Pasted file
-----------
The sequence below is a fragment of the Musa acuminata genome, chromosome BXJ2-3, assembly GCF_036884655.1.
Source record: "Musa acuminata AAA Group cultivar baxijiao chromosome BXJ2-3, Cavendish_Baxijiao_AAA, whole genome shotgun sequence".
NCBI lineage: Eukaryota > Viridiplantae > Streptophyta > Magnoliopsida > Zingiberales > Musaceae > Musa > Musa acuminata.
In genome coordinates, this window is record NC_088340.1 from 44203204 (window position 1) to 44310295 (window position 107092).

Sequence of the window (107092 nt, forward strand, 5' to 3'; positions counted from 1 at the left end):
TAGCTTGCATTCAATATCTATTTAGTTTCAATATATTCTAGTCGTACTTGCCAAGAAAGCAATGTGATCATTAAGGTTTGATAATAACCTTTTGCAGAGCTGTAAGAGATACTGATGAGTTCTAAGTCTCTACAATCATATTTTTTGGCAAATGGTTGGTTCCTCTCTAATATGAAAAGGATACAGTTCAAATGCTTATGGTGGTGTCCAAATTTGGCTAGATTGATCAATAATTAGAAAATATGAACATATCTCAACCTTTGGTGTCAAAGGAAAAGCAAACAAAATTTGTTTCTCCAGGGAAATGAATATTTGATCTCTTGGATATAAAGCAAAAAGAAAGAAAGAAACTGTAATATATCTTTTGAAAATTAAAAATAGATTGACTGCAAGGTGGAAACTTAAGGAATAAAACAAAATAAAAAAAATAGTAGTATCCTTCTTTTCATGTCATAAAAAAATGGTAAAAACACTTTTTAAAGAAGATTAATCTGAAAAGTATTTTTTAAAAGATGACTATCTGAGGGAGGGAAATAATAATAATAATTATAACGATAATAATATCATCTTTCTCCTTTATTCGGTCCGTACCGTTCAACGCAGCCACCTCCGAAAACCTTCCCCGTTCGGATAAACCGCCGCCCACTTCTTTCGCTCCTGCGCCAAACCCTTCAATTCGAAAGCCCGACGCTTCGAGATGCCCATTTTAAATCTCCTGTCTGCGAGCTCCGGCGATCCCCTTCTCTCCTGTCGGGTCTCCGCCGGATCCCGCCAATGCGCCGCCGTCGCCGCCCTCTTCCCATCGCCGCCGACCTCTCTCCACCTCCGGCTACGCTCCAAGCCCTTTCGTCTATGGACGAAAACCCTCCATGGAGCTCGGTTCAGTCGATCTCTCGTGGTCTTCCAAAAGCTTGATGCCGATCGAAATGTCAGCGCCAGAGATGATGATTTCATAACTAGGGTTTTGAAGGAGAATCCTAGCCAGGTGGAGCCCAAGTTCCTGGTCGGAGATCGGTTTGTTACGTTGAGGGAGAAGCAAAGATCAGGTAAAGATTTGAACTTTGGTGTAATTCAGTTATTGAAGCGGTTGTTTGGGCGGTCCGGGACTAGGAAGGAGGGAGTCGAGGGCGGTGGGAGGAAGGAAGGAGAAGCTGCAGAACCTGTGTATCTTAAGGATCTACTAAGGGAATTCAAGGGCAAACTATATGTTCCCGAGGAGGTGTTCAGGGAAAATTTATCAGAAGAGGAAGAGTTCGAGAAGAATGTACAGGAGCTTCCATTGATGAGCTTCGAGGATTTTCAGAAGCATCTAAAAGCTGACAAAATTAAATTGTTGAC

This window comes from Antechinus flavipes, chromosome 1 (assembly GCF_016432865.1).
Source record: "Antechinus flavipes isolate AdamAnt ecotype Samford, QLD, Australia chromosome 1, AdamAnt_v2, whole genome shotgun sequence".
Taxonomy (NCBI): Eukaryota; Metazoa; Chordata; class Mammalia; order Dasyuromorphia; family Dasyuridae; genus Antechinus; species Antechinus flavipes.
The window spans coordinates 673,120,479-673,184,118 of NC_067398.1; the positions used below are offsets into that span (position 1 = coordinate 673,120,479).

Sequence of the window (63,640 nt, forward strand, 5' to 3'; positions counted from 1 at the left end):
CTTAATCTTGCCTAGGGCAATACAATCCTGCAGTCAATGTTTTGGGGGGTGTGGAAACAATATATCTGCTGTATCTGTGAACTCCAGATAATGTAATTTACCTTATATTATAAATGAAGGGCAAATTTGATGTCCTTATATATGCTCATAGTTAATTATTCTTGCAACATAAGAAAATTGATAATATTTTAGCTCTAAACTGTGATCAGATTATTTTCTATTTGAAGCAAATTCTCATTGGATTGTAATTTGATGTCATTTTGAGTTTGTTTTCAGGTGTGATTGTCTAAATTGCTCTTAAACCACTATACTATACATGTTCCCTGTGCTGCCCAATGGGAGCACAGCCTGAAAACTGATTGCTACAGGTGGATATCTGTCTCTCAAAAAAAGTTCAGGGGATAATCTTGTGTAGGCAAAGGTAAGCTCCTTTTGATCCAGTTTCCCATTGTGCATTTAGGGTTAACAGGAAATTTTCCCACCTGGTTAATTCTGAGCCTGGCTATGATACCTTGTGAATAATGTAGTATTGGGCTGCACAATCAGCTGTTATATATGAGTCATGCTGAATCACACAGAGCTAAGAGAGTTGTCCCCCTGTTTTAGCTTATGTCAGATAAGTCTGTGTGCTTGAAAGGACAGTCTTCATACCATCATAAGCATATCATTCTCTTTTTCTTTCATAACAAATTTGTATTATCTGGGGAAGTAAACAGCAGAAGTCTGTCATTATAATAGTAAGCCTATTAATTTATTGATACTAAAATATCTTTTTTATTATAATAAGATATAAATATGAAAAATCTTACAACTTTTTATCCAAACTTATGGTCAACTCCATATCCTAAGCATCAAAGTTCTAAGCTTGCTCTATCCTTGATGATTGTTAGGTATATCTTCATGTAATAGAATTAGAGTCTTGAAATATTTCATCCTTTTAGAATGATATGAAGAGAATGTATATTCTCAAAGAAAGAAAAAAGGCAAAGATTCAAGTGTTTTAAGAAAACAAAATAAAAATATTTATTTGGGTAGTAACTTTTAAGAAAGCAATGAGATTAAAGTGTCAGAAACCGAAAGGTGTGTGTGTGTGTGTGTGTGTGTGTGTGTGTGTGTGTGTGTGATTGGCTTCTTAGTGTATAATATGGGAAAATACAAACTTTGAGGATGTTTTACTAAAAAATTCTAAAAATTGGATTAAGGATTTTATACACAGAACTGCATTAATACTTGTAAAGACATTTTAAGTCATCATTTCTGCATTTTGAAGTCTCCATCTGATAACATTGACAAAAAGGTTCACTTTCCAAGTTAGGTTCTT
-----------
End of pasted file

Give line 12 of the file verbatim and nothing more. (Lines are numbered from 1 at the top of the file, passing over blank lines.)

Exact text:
CTTAATCTTGCCTAGGGCAATACAATCCTGCAGTCAATGTTTTGGGGGGTGTGGAAACAATATATCTGCTGTATCTGTGAACTCCAGATAATGTAATTTACCTTATATTATAAATGAAGGGCAAATTTGATGTCCTTATATATGCTCATAGTTAATTATTCTTGCAACATAAGAAAATTGATAATATTTTAGCTCTAAACTGTGATCAGATTATTTTCTATTTGAAGCAAATTCTCATTGGATTGTAATTTGATGTCATTTTGAGTTTGTTTTCAGGTGTGATTGTCTAAATTGCTCTTAAACCACTATACTATACATGTTCCCTGTGCTGCCCAATGGGAGCACAGCCTGAAAACTGATTGCTACAGGTGGATATCTGTCTCTCAAAAAAAGTTCAGGGGATAATCTTGTGTAGGCAAAGGTAAGCTCCTTTTGATCCAGTTTCCCATTGTGCATTTAGGGTTAACAGGAAATTTTCCCACCTGGTTAATTCTGAGCCTGGCTATGATACCTTGTGAATAATGTAGTATTGGGCTGCACAATCAGCTGTTATATATGAGTCATGCTGAATCACACAGAGCTAAGAGAGTTGTCCCCCTGTTTTAGCTTATGTCAGATAAGTCTGTGTGCTTGAAAGGACAGTCTTCATACCATCATAAGCATATCATTCTCTTTTTCTTTCATAACAAATTTGTATTATCTGGGGAAGTAAACAGCAGAAGTCTGTCATTATAATAGTAAGCCTATTAATTTATTGATACTAAAATATCTTTTTTATTATAATAAGATATAAATATGAAAAATCTTACAACTTTTTATCCAAACTTATGGTCAACTCCATATCCTAAGCATCAAAGTTCTAAGCTTGCTCTATCCTTGATGATTGTTAGGTATATCTTCATGTAATAGAATTAGAGTCTTGAAATATTTCATCCTTTTAGAATGATATGAAGAGAATGTATATTCTCAAAGAAAGAAAAAAGGCAAAGATTCAAGTGTTTTAAGAAAACAAAATAAAAATATTTATTTGGGTAGTAACTTTTAAGAAAGCAATGAGATTAAAGTGTCAGAAACCGAAAGGTGTGTGTGTGTGTGTGTGTGTGTGTGTGTGTGTGTGTGTGTGATTGGCTTCTTAGTGTATAATATGGGAAAATACAAACTTTGAGGATGTTTTACTAAAAAATTCTAAAAATTGGATTAAGGATTTTATACACAGAACTGCATTAATACTTGTAAAGACATTTTAAGTCATCATTTCTGCATTTTGAAGTCTCCATCTGATAACATTGACAAAAAGGTTCACTTTCCAAGTTAGGTTCTT